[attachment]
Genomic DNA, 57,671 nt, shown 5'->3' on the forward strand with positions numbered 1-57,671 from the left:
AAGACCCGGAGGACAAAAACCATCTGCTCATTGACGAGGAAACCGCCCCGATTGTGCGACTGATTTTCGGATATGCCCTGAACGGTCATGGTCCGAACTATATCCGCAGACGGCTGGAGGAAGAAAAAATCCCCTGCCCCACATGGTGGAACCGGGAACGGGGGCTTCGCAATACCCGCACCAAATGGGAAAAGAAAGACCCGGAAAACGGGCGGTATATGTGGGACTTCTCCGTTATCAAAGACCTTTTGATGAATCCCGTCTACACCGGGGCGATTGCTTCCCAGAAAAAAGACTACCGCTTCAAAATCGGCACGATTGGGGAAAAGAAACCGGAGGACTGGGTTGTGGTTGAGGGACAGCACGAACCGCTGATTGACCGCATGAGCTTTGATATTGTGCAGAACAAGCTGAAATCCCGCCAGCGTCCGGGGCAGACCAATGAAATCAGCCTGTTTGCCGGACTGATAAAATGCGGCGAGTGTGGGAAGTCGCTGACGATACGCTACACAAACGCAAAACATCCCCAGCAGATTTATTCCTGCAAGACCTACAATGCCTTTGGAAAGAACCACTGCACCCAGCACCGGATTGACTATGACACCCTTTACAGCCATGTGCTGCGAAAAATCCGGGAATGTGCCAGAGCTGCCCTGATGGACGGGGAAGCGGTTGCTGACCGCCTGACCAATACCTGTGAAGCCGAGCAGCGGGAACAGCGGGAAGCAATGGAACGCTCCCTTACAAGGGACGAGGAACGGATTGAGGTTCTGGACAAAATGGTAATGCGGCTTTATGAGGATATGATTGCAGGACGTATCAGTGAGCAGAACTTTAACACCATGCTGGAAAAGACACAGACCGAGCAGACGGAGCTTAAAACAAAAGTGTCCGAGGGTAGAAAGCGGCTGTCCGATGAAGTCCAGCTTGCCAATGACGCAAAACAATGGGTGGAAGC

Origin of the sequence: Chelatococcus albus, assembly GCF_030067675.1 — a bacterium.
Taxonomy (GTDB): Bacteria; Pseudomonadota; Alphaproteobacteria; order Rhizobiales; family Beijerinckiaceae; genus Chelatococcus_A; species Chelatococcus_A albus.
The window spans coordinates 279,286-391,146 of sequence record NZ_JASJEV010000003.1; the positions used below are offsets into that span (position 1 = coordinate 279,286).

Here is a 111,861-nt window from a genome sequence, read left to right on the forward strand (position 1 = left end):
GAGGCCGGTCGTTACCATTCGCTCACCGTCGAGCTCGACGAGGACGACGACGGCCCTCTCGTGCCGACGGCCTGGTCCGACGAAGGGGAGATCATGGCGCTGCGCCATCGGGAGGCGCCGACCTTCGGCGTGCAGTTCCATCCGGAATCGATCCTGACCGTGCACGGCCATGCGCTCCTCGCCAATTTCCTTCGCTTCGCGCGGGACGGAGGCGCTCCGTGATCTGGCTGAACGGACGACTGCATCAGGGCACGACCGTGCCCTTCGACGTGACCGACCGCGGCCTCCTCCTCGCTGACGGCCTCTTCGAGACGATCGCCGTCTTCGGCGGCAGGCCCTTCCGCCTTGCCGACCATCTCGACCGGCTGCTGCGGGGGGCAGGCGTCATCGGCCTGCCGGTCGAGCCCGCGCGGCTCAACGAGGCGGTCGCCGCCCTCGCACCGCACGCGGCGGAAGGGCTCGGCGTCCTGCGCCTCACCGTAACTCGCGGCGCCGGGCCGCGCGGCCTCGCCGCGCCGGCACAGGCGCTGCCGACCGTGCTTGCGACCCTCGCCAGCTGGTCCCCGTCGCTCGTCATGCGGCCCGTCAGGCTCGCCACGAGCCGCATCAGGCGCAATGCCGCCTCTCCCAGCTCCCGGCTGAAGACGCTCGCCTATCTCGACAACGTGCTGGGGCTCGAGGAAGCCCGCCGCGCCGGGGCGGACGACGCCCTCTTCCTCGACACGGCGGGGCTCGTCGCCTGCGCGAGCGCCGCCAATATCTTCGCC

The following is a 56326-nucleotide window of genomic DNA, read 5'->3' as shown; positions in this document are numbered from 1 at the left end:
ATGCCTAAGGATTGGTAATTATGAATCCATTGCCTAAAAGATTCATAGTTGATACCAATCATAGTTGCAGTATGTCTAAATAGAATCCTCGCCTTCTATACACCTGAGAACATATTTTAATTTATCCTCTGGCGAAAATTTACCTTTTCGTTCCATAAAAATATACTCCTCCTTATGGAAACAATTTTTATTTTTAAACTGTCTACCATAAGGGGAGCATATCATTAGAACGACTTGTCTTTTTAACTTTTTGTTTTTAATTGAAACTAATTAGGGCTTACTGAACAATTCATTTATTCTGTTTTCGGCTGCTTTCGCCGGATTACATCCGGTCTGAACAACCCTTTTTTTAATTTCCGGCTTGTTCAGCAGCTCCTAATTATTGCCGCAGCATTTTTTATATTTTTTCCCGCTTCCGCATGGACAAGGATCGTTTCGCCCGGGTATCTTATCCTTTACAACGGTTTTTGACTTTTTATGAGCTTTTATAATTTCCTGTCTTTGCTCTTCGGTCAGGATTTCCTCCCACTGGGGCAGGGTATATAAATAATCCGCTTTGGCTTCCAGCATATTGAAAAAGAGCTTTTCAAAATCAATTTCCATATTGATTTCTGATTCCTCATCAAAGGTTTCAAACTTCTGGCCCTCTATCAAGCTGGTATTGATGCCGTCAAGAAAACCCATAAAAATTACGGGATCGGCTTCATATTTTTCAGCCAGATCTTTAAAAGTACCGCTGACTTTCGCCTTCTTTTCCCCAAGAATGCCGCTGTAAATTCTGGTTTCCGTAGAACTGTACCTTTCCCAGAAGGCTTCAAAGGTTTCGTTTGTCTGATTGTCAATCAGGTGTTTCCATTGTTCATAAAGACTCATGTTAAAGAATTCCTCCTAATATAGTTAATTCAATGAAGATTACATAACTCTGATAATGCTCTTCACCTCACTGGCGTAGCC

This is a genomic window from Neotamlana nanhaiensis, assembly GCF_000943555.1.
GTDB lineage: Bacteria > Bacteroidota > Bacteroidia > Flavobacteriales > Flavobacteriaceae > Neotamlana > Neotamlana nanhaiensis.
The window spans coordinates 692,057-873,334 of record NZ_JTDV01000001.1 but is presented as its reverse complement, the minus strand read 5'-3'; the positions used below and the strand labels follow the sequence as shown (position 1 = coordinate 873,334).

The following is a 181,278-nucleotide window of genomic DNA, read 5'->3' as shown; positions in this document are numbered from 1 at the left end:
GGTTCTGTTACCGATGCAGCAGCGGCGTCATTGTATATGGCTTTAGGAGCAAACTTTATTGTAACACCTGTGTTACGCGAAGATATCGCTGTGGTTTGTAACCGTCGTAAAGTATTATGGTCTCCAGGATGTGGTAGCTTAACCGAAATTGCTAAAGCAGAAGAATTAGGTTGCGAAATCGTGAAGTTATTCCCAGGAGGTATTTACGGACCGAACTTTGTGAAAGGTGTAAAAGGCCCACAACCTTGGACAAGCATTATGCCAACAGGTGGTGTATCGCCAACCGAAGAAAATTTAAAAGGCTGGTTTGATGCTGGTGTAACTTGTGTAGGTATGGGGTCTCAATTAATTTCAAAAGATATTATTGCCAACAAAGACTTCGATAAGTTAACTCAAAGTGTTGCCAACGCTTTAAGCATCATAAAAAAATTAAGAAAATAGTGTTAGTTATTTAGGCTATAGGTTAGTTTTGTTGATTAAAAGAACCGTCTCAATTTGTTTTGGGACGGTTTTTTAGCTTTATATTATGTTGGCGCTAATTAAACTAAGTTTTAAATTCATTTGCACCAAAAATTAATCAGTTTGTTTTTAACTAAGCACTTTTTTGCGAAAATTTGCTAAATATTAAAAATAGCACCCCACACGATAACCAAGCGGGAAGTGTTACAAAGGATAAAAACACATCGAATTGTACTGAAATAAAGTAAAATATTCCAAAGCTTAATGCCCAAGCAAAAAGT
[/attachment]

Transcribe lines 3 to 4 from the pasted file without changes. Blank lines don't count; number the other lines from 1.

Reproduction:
Origin of the sequence: Chelatococcus albus, assembly GCF_030067675.1 — a bacterium.
Taxonomy (GTDB): Bacteria; Pseudomonadota; Alphaproteobacteria; order Rhizobiales; family Beijerinckiaceae; genus Chelatococcus_A; species Chelatococcus_A albus.